MFAN Principal Offers 5 Ways the New Congress Can Work Together

As the dust settles from the Mid-term elections, MFAN Principal and executive director of the Sustainable Security and Peacebuilding Initiative at the Center for American Progress John Norris finds ways in which the newly-elected Tea Partiers can work with the Obama administration and democrats. In an op-ed for Foreign Policy, he lists five foreign policy issues in which the otherwise “natural enemies” could find common ground. These include:

  • Afghanistan and Iraq
  • Cutting Defense spending
  • Reforming foreign aid
  • Cutting agricultural subsidies
  • Taking on earmarks

On foreign assistance reform, Norris writes:

“While foreign aid has often been demonized by conservatives, progressives and Tea Partiers alike should be able to find some common ground around recent efforts by the Obama administration to tighten and refine international development programs. The White House’s plans for development programs, recently announced after a major strategy review, focus on fewer countries with a distinct emphasis on working with reform-minded governments to nurture broad-based economic growth. The Tea Partiers should also appreciate the administration’s recognition that foreign assistance needs to be more focused on results and that some of the biggest proponents of development assistance are the unimpeachable voices of Defense Secretary Robert Gates and Chairman of the Joint Chiefs Adm. Mike Mullen. Progressives should laud the fact that the administration seems newly willing to consider key factors like a country’s human rights record in determining whether it is a good candidate for aid. One big caveat here: Foreign aid is always an easy target for the budget ax, and if development programs are gutted, reform will be almost impossible to make operational. Rep. Eric Cantor’s recent suggestion that aid to Israel should be decoupled from the rest of the foreign operations budget to make cuts to other programs easier is just the first signal of what might be many tussles over aid funding.”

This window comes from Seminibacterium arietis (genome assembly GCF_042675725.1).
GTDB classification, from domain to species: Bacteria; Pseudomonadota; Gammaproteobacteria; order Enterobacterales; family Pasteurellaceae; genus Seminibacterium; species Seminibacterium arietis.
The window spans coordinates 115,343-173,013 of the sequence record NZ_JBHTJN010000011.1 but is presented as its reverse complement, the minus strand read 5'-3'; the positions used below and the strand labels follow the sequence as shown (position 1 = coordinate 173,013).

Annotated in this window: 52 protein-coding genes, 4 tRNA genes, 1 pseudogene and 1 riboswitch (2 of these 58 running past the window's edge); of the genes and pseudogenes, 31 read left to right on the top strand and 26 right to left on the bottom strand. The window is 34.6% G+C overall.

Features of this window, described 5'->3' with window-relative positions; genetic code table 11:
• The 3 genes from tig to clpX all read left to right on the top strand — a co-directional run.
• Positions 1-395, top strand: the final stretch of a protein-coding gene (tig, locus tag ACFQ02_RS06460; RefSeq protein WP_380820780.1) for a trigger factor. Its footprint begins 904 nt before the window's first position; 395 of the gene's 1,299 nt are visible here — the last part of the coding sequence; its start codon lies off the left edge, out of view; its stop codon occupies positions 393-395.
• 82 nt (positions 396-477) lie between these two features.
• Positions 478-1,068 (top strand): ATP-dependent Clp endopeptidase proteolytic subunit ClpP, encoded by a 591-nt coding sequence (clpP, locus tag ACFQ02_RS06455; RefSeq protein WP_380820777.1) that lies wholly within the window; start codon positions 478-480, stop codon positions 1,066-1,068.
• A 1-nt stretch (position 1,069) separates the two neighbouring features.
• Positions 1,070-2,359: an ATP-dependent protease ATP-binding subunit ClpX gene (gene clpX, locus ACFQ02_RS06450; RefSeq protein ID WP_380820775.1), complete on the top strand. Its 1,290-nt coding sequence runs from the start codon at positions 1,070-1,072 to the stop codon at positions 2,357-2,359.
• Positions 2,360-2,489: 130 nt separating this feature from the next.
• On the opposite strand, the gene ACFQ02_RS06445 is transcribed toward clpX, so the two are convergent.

Norris notes that the Tea party philosophy when it comes to defense spending is mixed, but if they stick to their belief in balancing the budget, than defense will certainly need a closer look. He also argues that tackling earmarks – “pet projects” that often distort foreign policy and development objectives – is an area both parties generally agree could use reform. Norris concludes, “It would be naive to think that the bruising 2010 midterm election will leave in its wake sunny harmony, particularly on the foreign-policy front. But it would be equally mistaken to assume that a divided government is incapable of getting anything done — especially on key areas of foreign policy, where unexpected alignments might actually bring the extremes of both parties across the aisle. Washington has always made for strange bedfellows, and 2011 should be no exception.”

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